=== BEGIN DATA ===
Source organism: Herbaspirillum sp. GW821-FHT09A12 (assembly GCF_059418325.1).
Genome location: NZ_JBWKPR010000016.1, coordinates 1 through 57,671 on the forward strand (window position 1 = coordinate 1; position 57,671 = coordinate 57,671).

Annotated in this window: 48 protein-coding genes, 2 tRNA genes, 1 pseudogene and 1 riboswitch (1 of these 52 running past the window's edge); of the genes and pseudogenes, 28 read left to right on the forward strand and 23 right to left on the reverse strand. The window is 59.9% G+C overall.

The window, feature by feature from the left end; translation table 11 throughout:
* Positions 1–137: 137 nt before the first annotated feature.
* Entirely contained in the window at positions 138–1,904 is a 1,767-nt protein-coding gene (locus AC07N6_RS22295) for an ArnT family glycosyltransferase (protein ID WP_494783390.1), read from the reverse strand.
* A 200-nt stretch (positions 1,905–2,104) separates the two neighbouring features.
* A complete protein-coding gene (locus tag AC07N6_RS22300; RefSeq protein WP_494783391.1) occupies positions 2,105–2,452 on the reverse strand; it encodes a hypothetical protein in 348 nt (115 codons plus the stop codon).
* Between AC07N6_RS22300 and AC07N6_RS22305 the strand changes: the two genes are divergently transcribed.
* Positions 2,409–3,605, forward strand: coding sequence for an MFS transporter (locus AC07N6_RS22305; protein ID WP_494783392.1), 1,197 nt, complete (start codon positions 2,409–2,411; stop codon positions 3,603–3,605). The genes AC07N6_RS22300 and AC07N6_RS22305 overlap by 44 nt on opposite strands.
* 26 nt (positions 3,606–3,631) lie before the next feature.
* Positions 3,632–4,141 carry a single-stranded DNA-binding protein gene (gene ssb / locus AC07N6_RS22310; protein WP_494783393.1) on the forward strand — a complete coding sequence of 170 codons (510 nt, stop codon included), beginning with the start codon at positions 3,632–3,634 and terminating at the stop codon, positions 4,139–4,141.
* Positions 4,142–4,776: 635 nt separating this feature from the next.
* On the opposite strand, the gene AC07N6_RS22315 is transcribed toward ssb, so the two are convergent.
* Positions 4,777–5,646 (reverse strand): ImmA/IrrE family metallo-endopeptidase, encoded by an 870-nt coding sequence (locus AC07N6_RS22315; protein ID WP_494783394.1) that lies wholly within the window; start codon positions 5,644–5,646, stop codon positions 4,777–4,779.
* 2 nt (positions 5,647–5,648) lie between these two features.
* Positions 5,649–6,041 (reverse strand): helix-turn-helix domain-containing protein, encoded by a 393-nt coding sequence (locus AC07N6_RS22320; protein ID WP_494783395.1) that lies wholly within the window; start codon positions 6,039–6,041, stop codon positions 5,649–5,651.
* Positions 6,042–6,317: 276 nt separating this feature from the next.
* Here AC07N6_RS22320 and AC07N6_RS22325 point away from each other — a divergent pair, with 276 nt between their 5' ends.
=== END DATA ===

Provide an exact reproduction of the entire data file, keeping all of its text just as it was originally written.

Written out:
Source organism: Herbaspirillum sp. GW821-FHT09A12 (assembly GCF_059418325.1).
Genome location: NZ_JBWKPR010000016.1, coordinates 1 through 57,671 on the forward strand (window position 1 = coordinate 1; position 57,671 = coordinate 57,671).

Annotated in this window: 48 protein-coding genes, 2 tRNA genes, 1 pseudogene and 1 riboswitch (1 of these 52 running past the window's edge); of the genes and pseudogenes, 28 read left to right on the forward strand and 23 right to left on the reverse strand. The window is 59.9% G+C overall.

The window, feature by feature from the left end; translation table 11 throughout:
* Positions 1–137: 137 nt before the first annotated feature.
* Entirely contained in the window at positions 138–1,904 is a 1,767-nt protein-coding gene (locus AC07N6_RS22295) for an ArnT family glycosyltransferase (protein ID WP_494783390.1), read from the reverse strand.
* A 200-nt stretch (positions 1,905–2,104) separates the two neighbouring features.
* A complete protein-coding gene (locus tag AC07N6_RS22300; RefSeq protein WP_494783391.1) occupies positions 2,105–2,452 on the reverse strand; it encodes a hypothetical protein in 348 nt (115 codons plus the stop codon).
* Between AC07N6_RS22300 and AC07N6_RS22305 the strand changes: the two genes are divergently transcribed.
* Positions 2,409–3,605, forward strand: coding sequence for an MFS transporter (locus AC07N6_RS22305; protein ID WP_494783392.1), 1,197 nt, complete (start codon positions 2,409–2,411; stop codon positions 3,603–3,605). The genes AC07N6_RS22300 and AC07N6_RS22305 overlap by 44 nt on opposite strands.
* 26 nt (positions 3,606–3,631) lie before the next feature.
* Positions 3,632–4,141 carry a single-stranded DNA-binding protein gene (gene ssb / locus AC07N6_RS22310; protein WP_494783393.1) on the forward strand — a complete coding sequence of 170 codons (510 nt, stop codon included), beginning with the start codon at positions 3,632–3,634 and terminating at the stop codon, positions 4,139–4,141.
* Positions 4,142–4,776: 635 nt separating this feature from the next.
* On the opposite strand, the gene AC07N6_RS22315 is transcribed toward ssb, so the two are convergent.
* Positions 4,777–5,646 (reverse strand): ImmA/IrrE family metallo-endopeptidase, encoded by an 870-nt coding sequence (locus AC07N6_RS22315; protein ID WP_494783394.1) that lies wholly within the window; start codon positions 5,644–5,646, stop codon positions 4,777–4,779.
* 2 nt (positions 5,647–5,648) lie between these two features.
* Positions 5,649–6,041 (reverse strand): helix-turn-helix domain-containing protein, encoded by a 393-nt coding sequence (locus AC07N6_RS22320; protein ID WP_494783395.1) that lies wholly within the window; start codon positions 6,039–6,041, stop codon positions 5,649–5,651.
* Positions 6,042–6,317: 276 nt separating this feature from the next.
* Here AC07N6_RS22320 and AC07N6_RS22325 point away from each other — a divergent pair, with 276 nt between their 5' ends.